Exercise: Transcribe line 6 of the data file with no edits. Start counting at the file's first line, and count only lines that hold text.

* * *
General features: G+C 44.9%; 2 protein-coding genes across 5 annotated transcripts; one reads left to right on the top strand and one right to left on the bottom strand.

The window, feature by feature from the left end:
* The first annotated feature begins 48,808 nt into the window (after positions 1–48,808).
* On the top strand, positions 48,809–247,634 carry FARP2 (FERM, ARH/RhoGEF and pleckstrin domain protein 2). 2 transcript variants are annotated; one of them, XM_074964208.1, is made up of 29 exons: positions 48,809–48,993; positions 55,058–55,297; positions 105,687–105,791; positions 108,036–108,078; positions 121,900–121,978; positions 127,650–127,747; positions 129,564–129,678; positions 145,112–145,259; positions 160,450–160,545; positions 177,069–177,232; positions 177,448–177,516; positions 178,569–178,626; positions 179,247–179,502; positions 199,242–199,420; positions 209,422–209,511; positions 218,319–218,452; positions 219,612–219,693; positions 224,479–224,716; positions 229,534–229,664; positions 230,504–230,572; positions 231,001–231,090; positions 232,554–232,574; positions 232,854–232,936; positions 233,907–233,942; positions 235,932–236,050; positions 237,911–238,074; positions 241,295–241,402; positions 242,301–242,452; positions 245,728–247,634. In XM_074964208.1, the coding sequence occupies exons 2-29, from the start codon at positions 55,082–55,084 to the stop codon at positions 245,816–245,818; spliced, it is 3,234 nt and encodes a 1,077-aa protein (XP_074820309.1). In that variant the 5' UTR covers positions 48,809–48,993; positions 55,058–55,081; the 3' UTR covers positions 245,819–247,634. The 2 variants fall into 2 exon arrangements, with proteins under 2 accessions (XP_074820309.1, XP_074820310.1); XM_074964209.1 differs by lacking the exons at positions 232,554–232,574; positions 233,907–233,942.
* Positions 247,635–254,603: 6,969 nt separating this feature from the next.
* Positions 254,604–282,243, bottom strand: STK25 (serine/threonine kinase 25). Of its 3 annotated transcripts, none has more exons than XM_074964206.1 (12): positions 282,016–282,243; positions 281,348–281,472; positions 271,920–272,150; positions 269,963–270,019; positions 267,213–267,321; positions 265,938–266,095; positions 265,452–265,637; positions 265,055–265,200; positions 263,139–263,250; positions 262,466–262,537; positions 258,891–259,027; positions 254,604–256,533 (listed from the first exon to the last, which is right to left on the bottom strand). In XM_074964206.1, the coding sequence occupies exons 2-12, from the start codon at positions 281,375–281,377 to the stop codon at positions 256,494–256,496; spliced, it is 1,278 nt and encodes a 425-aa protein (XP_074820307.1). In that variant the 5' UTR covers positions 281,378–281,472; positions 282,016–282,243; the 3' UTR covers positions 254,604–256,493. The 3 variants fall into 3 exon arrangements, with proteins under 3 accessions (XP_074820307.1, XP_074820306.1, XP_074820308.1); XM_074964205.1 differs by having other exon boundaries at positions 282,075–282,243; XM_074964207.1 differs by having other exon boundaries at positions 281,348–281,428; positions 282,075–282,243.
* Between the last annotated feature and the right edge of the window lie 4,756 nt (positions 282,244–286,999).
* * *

* Positions 254,604–282,243, bottom strand: STK25 (serine/threonine kinase 25). Of its 3 annotated transcripts, none has more exons than XM_074964206.1 (12): positions 282,016–282,243; positions 281,348–281,472; positions 271,920–272,150; positions 269,963–270,019; positions 267,213–267,321; positions 265,938–266,095; positions 265,452–265,637; positions 265,055–265,200; positions 263,139–263,250; positions 262,466–262,537; positions 258,891–259,027; positions 254,604–256,533 (listed from the first exon to the last, which is right to left on the bottom strand). In XM_074964206.1, the coding sequence occupies exons 2-12, from the start codon at positions 281,375–281,377 to the stop codon at positions 256,494–256,496; spliced, it is 1,278 nt and encodes a 425-aa protein (XP_074820307.1). In that variant the 5' UTR covers positions 281,378–281,472; positions 282,016–282,243; the 3' UTR covers positions 254,604–256,493. The 3 variants fall into 3 exon arrangements, with proteins under 3 accessions (XP_074820307.1, XP_074820306.1, XP_074820308.1); XM_074964205.1 differs by having other exon boundaries at positions 282,075–282,243; XM_074964207.1 differs by having other exon boundaries at positions 281,348–281,428; positions 282,075–282,243.